5 New Findings About Heart Disease

March 16, 2015

Research presented at the American College of Cardiology’s Annual Scientific Session and other developments make the news.

Patients with symptoms of heart disease have similar outcomes in terms of death and major cardiac conditions regardless of whether they undergo a functional stress test or a computed tomographic scan, according to research presented at the American College of Cardiology’s 64th Annual Scientific Session in San Diego.

This and other developments about cardiovascular disease (CVD) are making the news.

The findings are highlighted on the pages that follow:

Heart CT Scans Show Benefits Over Functional Tests

• A computed tomographic scan may be better at ruling out the need for subsequent tests and procedures in patients who are free of heart disease.

• The PROMISE trial is the first-ever randomized controlled trial to compare clinical outcomes in patients receiving functional stress testing or computed tomographic angiography to check for signs of CVD.

• The trial also provides the first data to inform clinical guidelines on the use of these tests, the authors said.

• The study included 10,003 patients who visited 193 health centers in the United States and Canada. Participants had no prior diagnosis of coronary artery disease but had new symptoms that made physicians suspect they might have heart disease.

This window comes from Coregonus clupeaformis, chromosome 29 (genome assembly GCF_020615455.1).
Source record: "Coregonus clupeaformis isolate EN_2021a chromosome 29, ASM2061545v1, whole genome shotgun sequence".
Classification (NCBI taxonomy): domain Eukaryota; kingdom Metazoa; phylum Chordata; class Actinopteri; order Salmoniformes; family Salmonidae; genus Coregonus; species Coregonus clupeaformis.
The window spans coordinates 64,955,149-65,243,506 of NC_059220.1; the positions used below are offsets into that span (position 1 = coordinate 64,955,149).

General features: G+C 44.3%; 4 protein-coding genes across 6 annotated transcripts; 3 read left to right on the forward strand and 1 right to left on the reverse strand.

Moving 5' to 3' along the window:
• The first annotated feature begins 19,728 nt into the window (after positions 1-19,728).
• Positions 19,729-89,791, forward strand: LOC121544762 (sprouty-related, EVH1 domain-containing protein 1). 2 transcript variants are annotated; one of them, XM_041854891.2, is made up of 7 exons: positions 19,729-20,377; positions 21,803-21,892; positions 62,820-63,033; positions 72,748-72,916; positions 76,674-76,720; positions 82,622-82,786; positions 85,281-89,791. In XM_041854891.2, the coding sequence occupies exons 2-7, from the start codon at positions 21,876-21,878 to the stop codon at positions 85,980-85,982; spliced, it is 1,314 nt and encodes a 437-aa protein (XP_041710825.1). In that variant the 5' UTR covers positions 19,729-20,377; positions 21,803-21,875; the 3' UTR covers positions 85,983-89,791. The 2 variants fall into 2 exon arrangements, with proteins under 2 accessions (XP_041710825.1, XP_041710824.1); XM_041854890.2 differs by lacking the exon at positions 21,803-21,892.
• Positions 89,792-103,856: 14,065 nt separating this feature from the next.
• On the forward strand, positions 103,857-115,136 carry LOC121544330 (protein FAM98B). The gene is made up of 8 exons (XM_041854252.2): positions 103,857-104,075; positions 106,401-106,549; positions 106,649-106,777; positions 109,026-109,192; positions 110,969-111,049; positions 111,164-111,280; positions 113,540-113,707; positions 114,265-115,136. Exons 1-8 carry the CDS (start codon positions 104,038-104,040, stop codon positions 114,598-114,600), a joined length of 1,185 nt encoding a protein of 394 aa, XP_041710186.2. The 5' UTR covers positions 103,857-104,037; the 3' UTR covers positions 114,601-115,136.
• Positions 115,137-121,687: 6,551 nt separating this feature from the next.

• Nearly all had at least 1 CV risk factor, such as high blood pressure, diabetes, or a history of smoking.

• The study showed no differences between patients receiving a heart CT scan and those receiving functional heart tests in terms of the study’s primary end point, a composite rate of death, heart attack, major procedural complications, or hospitalization for chest pain.

• The authors said that the results are important because current clinical guidelines leave the selection of tests for patients reporting symptoms such as chest pain or shortness of breath largely up to physician and patient preference.

Docs Want to Learn More About Diet and CVD Prevention

Most physicians are aware of the importance of lifestyle factors in preventing CVD and think that diet is as important as statin therapy and exercise, according to a survey from NYU Langone Medical Center.

• A majority of doctors would welcome additional training in diet and nutrition so that they can effectively inform patients on the subject.

• The 28-question online survey, completed by 236 cardiologists and internal medicine physicians and trainees, was designed to identify gaps in nutritional knowledge and to evaluate physician attitudes and practices concerning diet in the prevention of CVD.

• Most of the survey respondents (78%) were open to additional training and thought it would result in better patient care.

• Just over half of the physicians said they currently spend 3 minutes or less educating patients about diet and lifestyle.

Women, Men React Differently to Heart Disease

The latest gender-specific research on heart disease continues to show differences between women and men:

• In a qualitative study of 30 female heart attack survivors, women inaccurately assessed their personal risks of heart disease, reported poor preventive health behaviors, and delayed seeking medical care.

• In an analysis of nearly 86,000 veterans, including more than 3000 women who had initial cardiac catheterizations, women veterans were younger than men, more likely to be obese and depressed and have post-traumatic stress disorder, and less likely to have blockages in their arteries.

• In a study of more than 17,000 patients with a new diagnosis of atrial fibrillation, women were at higher risk for stroke than men.